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This study, based on the 'Servizi Territoriali Associati per la Ricerca' (STAR) Network Depot Study nationwide baseline data, explored whether individual symptoms severity and clusters might influence the prescription of paliperidone palmitate 1-month (PP1M) vs. aripiprazole monohydrate. The Brief Psychiatric Rating Scale (BPRS) was used to assess psychopathology and relevant symptoms clusters. Drug Attitude Inventory, 10 items, was used to test attitude towards medications. Adherence to treatments was rated according to the Kemp seven-point scale. We assessed for eligibility 451 individuals and, among them, we included 195 subjects (n = 117 who started PPM1 and n = 78 aripiprazole monohydrate). Individuals were comparable in terms of age, gender, treatment years, recent hospitalizations, previous long-acting injectable antipsychotic treatments, additional oral treatments, attitude toward drugs, medication adherence, and alcohol/substance-related comorbidities. Subjects starting PP1M presented higher BPRS overall (P = 0.009), positive (P = 0.015), and negative (P = 0.010) symptom scores compared to subjects starting aripiprazole monohydrate. Results were confirmed by appropriate regression models and propensity score matching analysis. No differences were found comparing the other BPRS subscale scores: affect, resistance, and activation. Clinicians may be more prone to prescribe PPM1, rather than aripiprazole monohydrate, to subjects showing higher overall symptom severity, including positive and negative symptoms. No additional clinical factors influenced prescribing attitudes in our sample.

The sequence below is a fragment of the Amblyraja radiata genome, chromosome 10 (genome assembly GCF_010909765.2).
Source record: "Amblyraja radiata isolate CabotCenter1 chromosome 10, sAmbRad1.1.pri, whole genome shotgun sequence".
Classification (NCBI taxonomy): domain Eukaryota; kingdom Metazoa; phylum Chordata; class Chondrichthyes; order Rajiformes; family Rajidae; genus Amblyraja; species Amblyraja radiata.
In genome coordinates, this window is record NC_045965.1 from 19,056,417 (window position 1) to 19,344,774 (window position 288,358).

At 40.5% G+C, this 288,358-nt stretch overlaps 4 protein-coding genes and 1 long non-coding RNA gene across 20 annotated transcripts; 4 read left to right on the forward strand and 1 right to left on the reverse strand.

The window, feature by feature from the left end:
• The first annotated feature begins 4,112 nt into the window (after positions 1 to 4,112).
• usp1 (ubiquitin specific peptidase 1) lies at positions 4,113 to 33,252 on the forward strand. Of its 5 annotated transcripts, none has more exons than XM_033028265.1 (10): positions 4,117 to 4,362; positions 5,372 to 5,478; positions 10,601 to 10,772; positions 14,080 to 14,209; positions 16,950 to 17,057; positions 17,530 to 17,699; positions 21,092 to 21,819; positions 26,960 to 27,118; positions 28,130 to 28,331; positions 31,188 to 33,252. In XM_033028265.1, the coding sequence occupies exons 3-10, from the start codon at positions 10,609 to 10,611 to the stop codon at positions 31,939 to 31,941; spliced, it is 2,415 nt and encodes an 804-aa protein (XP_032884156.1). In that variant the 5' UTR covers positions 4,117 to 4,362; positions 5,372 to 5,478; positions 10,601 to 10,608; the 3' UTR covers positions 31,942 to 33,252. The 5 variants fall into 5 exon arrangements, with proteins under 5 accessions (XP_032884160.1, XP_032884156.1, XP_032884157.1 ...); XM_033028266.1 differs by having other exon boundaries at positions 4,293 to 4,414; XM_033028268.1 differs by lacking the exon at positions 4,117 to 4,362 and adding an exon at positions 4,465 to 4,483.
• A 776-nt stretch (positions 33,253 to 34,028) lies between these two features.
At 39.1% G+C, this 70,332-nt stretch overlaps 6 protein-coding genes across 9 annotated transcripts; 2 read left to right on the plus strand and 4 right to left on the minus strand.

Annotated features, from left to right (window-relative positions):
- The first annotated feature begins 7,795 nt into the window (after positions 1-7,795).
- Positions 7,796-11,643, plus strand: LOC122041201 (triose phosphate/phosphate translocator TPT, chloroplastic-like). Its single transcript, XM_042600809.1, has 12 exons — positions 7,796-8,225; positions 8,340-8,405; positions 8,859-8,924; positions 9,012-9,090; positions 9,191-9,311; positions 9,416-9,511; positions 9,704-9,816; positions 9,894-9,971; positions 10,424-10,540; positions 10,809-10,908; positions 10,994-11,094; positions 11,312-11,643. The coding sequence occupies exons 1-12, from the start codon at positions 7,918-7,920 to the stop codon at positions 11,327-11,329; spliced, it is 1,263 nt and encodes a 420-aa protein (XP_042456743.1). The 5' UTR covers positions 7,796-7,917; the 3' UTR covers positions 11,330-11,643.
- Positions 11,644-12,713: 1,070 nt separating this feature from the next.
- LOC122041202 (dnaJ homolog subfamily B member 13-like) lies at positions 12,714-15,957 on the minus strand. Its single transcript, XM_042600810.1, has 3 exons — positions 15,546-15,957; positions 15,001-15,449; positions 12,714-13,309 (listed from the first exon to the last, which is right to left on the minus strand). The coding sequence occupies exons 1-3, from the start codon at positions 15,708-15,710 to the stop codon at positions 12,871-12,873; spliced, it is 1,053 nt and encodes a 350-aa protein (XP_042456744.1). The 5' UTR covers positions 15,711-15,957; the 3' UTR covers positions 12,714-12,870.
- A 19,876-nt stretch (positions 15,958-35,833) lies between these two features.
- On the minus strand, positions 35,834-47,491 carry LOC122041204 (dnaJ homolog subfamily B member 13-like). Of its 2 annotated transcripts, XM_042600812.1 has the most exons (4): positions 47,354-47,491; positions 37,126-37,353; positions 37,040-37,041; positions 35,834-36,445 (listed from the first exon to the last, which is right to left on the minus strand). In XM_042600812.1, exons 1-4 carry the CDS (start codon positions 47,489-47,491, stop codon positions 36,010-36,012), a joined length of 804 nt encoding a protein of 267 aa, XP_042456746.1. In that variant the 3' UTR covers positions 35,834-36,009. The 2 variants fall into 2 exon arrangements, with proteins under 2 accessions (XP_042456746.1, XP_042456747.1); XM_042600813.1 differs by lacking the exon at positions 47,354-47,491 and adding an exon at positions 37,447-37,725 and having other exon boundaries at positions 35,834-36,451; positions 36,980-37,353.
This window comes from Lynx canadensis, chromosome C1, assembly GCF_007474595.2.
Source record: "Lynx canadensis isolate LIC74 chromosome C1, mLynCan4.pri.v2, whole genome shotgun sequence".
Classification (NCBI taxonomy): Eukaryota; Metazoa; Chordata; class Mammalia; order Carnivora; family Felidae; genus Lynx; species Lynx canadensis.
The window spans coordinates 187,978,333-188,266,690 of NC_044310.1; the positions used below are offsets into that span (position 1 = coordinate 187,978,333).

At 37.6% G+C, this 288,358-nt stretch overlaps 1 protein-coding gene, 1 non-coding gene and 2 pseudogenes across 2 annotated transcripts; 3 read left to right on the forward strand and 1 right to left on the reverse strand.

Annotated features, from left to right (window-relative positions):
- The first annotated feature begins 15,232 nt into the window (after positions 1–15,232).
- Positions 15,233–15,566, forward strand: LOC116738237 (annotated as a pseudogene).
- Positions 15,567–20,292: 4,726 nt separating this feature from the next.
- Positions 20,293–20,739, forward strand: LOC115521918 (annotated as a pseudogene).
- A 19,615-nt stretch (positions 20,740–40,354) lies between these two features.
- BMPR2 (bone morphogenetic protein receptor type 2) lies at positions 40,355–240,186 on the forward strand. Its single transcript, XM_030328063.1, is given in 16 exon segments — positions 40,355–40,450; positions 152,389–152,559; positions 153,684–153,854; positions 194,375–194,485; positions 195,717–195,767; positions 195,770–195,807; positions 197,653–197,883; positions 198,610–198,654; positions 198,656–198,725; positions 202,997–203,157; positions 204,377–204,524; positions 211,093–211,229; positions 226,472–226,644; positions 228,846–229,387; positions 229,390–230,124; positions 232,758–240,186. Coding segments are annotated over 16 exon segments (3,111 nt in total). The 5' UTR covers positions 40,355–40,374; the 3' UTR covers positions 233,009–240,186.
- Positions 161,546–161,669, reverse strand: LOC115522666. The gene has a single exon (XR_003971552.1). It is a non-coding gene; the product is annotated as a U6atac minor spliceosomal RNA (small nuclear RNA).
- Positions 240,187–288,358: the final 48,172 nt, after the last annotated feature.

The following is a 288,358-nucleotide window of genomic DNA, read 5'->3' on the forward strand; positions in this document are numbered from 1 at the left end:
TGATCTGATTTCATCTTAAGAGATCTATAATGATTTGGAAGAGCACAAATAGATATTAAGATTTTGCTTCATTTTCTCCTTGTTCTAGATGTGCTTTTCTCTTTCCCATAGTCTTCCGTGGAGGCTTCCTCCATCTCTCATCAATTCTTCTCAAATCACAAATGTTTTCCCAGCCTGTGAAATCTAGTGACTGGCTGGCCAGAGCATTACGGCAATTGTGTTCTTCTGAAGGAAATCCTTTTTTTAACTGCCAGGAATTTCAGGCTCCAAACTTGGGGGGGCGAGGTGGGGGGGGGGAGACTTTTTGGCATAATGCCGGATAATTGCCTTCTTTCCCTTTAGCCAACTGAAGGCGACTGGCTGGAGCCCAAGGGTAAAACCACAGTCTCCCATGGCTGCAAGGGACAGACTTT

Original publication




Journal article


International Clinical Psychopharmacology

Publication Date





214 - 220